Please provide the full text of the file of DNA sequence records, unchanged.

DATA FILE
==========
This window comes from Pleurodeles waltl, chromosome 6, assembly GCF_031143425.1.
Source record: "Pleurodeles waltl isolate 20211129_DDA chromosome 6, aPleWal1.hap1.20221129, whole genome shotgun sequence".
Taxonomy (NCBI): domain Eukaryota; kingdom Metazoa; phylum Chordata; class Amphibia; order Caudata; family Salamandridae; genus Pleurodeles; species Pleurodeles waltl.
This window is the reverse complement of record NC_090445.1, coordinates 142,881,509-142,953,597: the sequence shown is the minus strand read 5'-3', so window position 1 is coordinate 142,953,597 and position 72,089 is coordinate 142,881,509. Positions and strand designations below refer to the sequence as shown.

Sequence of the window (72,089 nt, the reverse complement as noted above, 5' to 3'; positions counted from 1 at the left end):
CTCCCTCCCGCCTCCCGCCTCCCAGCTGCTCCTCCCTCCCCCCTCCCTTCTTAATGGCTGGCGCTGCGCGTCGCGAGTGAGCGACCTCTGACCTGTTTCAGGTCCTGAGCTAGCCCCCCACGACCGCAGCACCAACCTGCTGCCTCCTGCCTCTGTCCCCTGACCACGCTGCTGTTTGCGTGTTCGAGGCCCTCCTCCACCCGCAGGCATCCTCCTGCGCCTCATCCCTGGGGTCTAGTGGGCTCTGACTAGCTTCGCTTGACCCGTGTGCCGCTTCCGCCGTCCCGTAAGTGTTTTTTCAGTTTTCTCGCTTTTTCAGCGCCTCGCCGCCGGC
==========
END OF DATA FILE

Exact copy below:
This window comes from Pleurodeles waltl, chromosome 6, assembly GCF_031143425.1.
Source record: "Pleurodeles waltl isolate 20211129_DDA chromosome 6, aPleWal1.hap1.20221129, whole genome shotgun sequence".
Taxonomy (NCBI): domain Eukaryota; kingdom Metazoa; phylum Chordata; class Amphibia; order Caudata; family Salamandridae; genus Pleurodeles; species Pleurodeles waltl.
This window is the reverse complement of record NC_090445.1, coordinates 142,881,509-142,953,597: the sequence shown is the minus strand read 5'-3', so window position 1 is coordinate 142,953,597 and position 72,089 is coordinate 142,881,509. Positions and strand designations below refer to the sequence as shown.

Sequence of the window (72,089 nt, the reverse complement as noted above, 5' to 3'; positions counted from 1 at the left end):
CTCCCTCCCGCCTCCCGCCTCCCAGCTGCTCCTCCCTCCCCCCTCCCTTCTTAATGGCTGGCGCTGCGCGTCGCGAGTGAGCGACCTCTGACCTGTTTCAGGTCCTGAGCTAGCCCCCCACGACCGCAGCACCAACCTGCTGCCTCCTGCCTCTGTCCCCTGACCACGCTGCTGTTTGCGTGTTCGAGGCCCTCCTCCACCCGCAGGCATCCTCCTGCGCCTCATCCCTGGGGTCTAGTGGGCTCTGACTAGCTTCGCTTGACCCGTGTGCCGCTTCCGCCGTCCCGTAAGTGTTTTTTCAGTTTTCTCGCTTTTTCAGCGCCTCGCCGCCGGC